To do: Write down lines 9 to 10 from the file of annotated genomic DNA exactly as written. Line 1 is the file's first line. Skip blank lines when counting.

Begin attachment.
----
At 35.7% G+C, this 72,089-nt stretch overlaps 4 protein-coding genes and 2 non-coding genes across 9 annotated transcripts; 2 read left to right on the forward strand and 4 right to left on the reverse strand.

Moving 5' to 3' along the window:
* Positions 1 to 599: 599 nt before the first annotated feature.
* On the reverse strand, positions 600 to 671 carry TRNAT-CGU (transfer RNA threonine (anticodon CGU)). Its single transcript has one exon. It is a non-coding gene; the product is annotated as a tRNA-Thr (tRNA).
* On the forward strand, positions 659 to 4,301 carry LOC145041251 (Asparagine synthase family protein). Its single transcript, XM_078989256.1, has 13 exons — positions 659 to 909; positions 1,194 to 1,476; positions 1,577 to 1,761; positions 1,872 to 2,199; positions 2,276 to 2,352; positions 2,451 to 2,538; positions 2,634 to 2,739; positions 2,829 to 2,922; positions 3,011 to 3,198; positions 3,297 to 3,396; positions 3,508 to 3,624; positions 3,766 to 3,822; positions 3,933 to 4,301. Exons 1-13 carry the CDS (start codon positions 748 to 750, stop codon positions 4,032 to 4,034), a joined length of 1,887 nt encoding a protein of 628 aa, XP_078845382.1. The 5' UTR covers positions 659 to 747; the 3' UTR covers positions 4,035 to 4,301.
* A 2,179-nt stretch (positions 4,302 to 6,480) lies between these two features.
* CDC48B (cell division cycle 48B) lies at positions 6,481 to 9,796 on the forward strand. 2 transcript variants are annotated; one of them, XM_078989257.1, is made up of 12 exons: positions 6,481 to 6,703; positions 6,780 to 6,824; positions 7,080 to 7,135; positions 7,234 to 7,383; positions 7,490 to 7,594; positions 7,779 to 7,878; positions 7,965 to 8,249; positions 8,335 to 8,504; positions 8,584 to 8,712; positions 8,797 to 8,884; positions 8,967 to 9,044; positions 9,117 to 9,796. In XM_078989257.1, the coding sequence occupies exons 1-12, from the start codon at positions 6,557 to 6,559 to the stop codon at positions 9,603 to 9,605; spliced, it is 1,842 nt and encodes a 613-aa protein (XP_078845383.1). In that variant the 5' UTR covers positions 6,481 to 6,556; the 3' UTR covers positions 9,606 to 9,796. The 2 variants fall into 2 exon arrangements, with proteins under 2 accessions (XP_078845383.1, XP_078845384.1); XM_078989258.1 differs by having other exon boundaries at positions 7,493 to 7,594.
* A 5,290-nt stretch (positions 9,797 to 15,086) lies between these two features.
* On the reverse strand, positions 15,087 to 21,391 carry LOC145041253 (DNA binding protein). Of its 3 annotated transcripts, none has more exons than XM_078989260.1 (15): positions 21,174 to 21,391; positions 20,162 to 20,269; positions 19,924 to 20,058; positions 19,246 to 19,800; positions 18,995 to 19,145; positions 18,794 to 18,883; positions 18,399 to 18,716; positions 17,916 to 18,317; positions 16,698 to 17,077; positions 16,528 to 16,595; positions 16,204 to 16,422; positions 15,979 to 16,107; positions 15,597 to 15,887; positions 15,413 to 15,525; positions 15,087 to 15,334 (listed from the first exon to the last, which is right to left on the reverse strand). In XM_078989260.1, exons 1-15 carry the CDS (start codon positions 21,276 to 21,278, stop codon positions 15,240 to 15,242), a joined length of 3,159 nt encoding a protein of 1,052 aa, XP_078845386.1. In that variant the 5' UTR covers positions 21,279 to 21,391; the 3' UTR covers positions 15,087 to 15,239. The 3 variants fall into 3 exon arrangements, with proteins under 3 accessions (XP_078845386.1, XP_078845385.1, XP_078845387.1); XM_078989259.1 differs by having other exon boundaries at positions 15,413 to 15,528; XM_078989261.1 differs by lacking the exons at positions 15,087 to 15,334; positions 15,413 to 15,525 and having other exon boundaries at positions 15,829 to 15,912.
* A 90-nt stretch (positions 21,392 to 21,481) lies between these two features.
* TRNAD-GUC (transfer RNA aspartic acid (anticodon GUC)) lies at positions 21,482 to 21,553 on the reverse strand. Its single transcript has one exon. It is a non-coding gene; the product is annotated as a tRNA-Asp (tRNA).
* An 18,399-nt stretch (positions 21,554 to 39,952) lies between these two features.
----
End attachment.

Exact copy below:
* On the reverse strand, positions 15,087 to 21,391 carry LOC145041253 (DNA binding protein). Of its 3 annotated transcripts, none has more exons than XM_078989260.1 (15): positions 21,174 to 21,391; positions 20,162 to 20,269; positions 19,924 to 20,058; positions 19,246 to 19,800; positions 18,995 to 19,145; positions 18,794 to 18,883; positions 18,399 to 18,716; positions 17,916 to 18,317; positions 16,698 to 17,077; positions 16,528 to 16,595; positions 16,204 to 16,422; positions 15,979 to 16,107; positions 15,597 to 15,887; positions 15,413 to 15,525; positions 15,087 to 15,334 (listed from the first exon to the last, which is right to left on the reverse strand). In XM_078989260.1, exons 1-15 carry the CDS (start codon positions 21,276 to 21,278, stop codon positions 15,240 to 15,242), a joined length of 3,159 nt encoding a protein of 1,052 aa, XP_078845386.1. In that variant the 5' UTR covers positions 21,279 to 21,391; the 3' UTR covers positions 15,087 to 15,239. The 3 variants fall into 3 exon arrangements, with proteins under 3 accessions (XP_078845386.1, XP_078845385.1, XP_078845387.1); XM_078989259.1 differs by having other exon boundaries at positions 15,413 to 15,528; XM_078989261.1 differs by lacking the exons at positions 15,087 to 15,334; positions 15,413 to 15,525 and having other exon boundaries at positions 15,829 to 15,912.
* A 90-nt stretch (positions 21,392 to 21,481) lies between these two features.